Target-date funds have two types of fees. The first type of fee is paid to the company managing the fund and selecting the underlying investments. The second type of fee is paid to the managers of the underlying investments themselves. For example, most mutual fund companies such as American Funds employ one manager who is responsible for allocating a target-date fund across a portfolio of individual stock and bond funds. Each stock and bond fund, however, is also managed independently. Even though there are essentially two types of fees being paid, the investor only sees one aggregate fee on his statement, often called something like "acquired fund fees and expenses."

Fees for Target-Date Funds Have Been Dropping

Because of the competitive nature of the target-date fund market, as of 2015, fees have been dropping every year for almost a decade. This trend has been particularly exacerbated because of the newfound prevalence of target-date funds inside company 401(k) plans, and because of relentless cost-cutting by companies such as Vanguard that use index funds instead of active managers.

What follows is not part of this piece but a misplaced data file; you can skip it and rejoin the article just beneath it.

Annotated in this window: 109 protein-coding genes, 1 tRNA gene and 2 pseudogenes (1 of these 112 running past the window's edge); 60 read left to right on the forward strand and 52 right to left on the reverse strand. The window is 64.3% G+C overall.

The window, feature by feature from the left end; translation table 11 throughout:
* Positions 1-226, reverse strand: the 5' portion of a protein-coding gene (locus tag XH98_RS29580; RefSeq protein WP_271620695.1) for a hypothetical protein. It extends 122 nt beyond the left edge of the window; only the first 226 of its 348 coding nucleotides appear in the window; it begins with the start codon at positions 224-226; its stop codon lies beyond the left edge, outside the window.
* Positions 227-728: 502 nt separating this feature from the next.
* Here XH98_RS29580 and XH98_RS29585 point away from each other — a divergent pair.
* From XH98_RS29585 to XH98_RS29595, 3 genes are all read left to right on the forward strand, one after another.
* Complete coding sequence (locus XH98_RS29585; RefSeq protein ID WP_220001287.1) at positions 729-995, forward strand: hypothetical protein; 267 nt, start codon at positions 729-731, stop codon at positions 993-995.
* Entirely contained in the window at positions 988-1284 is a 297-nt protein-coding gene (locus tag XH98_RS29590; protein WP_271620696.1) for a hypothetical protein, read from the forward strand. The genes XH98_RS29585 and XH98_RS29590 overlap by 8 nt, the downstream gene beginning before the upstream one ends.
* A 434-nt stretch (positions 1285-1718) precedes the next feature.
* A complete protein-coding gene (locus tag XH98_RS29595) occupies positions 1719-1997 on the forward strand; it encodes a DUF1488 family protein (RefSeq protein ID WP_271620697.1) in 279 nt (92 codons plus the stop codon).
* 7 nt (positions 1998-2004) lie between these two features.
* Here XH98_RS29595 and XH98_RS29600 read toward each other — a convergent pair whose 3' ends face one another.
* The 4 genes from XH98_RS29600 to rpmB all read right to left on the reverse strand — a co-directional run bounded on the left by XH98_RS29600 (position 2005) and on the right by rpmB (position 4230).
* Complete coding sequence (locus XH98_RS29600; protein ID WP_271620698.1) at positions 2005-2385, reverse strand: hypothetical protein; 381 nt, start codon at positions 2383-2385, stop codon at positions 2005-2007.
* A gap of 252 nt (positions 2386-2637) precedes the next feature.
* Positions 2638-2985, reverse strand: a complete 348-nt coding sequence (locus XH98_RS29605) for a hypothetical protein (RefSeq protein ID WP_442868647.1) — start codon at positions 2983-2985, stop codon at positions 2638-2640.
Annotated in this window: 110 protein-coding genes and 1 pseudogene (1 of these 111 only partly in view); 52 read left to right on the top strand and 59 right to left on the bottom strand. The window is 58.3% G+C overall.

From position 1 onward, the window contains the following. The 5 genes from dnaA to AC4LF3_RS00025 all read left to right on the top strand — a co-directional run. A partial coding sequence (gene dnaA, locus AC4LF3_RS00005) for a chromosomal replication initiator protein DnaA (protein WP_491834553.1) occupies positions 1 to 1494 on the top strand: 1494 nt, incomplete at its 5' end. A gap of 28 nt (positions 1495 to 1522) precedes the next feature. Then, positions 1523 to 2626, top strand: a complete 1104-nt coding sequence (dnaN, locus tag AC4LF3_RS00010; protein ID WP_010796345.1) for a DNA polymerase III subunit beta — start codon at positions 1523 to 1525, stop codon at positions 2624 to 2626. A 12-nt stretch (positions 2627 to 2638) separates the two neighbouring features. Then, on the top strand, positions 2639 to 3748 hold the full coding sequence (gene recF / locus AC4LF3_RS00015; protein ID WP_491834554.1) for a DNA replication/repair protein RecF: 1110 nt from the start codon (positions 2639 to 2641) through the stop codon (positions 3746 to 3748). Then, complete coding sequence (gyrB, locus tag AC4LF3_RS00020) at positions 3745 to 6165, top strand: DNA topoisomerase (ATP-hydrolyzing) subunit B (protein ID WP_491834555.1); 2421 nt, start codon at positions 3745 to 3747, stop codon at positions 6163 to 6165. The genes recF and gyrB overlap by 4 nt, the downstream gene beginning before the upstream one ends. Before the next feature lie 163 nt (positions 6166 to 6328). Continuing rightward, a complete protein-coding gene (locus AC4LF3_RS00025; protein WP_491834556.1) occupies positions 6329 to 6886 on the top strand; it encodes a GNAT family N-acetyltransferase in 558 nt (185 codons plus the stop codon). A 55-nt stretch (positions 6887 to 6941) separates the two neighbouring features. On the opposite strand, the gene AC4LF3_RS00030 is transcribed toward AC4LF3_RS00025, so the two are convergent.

Even though target-date funds effectively charge two types of fees, the overall fee investors pay is usually much lower than the net fee they pay if they employ a financial advisor and also pay the individual fund fees. Vanguard's 2050 target-date fund, for example, charges only 0.18% to investors. Particularly inside of company 401(k) plans, target-date fund fees can be even lower than those offered to individual investors because fund providers are very attracted to the potential economies of scale.

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  1. To Fund

    A type of target-date retirement fund whose asset allocation ...
  2. Through Fund

    A type of target-date retirement fund whose asset allocation ...
  3. Performance Fee

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  4. Fee

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  5. Incentive Fee

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  6. Total Annual Fund Operating Expenses

    The total annual fund operating expenses for a fund are reported ...
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